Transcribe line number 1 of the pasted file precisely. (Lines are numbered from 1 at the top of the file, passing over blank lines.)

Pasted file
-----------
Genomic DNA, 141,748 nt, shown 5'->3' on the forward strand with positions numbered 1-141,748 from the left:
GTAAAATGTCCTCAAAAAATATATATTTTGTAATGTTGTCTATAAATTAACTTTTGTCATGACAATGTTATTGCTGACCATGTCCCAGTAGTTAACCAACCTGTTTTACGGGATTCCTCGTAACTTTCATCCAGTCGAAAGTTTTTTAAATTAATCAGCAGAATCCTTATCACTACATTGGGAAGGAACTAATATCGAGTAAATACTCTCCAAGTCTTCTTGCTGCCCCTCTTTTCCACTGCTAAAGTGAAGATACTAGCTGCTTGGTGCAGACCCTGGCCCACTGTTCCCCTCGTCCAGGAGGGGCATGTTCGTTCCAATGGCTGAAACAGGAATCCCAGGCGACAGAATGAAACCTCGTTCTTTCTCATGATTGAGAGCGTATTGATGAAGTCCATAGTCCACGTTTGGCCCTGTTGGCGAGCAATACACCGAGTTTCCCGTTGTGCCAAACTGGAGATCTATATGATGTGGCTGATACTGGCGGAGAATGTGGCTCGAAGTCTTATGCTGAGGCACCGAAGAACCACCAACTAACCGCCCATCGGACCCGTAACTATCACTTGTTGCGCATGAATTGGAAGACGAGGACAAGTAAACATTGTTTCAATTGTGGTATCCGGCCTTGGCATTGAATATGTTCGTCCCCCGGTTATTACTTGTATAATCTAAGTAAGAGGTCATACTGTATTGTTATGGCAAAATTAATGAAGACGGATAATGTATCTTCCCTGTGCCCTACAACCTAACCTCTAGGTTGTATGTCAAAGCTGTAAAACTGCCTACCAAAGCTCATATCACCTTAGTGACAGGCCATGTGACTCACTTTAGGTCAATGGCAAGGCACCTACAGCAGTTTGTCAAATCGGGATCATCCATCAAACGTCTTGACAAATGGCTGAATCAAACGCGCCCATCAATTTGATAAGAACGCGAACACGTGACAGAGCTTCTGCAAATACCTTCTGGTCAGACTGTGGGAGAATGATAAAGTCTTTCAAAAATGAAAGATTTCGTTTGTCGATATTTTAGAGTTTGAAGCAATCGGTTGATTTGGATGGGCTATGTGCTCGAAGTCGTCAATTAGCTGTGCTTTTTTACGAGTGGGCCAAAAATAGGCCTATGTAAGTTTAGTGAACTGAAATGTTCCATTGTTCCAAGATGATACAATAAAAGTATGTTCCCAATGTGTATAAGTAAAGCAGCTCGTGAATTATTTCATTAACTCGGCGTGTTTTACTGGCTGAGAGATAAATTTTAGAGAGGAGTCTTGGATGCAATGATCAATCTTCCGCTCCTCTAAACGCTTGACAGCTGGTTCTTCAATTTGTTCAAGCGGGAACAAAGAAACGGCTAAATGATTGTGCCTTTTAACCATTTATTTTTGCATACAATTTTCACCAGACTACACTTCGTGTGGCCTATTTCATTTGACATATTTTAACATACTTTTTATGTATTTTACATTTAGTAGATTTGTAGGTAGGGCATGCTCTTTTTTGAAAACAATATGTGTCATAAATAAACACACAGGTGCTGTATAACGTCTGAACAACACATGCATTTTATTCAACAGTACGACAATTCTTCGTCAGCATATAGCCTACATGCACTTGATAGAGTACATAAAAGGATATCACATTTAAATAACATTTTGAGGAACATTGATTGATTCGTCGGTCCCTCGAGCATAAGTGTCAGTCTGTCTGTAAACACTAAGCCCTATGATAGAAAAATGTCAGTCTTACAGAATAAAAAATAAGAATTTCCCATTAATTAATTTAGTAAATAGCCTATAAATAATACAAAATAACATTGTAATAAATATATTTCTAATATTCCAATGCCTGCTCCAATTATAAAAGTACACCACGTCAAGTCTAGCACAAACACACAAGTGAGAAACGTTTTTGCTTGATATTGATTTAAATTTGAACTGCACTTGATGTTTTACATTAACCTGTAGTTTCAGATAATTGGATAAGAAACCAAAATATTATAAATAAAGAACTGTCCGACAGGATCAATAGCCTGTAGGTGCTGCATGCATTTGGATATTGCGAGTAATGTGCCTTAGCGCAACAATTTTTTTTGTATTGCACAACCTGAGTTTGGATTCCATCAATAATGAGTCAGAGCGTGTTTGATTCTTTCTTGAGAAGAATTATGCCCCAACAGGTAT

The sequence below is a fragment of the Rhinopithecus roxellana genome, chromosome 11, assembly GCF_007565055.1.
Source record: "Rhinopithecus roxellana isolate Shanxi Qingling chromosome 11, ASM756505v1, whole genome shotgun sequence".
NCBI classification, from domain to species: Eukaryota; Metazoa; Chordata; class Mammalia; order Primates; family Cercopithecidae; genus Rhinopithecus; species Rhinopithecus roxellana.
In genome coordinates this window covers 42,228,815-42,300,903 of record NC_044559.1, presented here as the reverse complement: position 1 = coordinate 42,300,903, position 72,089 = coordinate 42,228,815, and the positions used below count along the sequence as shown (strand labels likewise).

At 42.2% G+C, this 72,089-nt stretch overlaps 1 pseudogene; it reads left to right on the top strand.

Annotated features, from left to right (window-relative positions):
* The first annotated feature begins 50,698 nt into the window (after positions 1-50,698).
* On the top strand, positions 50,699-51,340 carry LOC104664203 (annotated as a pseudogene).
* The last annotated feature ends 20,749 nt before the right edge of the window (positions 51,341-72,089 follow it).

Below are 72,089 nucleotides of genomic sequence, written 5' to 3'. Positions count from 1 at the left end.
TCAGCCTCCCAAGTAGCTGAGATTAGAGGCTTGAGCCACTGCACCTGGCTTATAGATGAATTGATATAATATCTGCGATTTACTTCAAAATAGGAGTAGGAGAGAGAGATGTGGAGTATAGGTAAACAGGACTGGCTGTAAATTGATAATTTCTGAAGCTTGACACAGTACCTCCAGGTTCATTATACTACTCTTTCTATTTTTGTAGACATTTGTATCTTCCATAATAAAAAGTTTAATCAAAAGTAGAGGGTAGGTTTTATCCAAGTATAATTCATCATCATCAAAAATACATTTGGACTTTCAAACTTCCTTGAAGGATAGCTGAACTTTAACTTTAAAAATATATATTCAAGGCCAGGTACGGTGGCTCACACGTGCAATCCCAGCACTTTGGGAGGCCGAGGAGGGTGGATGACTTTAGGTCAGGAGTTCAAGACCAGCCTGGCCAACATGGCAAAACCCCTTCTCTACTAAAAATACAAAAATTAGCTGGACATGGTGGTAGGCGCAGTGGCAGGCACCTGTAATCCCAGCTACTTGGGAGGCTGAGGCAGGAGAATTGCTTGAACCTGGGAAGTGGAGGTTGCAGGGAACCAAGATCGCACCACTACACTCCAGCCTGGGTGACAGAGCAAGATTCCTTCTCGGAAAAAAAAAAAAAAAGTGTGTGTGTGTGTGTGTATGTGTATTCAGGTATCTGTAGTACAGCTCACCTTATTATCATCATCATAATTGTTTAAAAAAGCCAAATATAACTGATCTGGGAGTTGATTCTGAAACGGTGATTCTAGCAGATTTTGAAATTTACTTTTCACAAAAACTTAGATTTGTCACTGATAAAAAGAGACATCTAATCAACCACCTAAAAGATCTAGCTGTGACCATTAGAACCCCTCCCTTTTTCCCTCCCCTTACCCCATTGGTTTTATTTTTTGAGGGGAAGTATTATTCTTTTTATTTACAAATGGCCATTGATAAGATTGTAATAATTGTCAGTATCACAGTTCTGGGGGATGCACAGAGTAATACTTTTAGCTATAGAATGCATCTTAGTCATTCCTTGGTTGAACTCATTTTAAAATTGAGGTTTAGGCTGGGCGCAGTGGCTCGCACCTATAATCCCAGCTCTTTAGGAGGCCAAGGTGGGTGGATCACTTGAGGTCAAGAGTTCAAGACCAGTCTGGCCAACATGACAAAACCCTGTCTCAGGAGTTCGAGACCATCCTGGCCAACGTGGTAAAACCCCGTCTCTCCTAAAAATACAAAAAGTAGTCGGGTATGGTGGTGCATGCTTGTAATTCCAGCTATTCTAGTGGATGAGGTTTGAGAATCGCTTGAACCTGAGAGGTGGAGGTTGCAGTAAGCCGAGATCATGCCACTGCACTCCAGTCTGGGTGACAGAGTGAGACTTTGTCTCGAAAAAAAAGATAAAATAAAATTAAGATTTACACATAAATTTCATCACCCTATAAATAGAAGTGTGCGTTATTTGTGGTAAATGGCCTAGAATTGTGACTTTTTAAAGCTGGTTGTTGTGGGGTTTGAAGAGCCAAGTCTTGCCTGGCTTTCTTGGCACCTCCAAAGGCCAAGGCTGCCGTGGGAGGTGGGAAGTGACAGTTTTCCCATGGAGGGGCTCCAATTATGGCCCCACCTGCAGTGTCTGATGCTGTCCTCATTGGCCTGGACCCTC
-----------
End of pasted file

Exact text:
Genomic DNA, 141,748 nt, shown 5'->3' on the forward strand with positions numbered 1-141,748 from the left: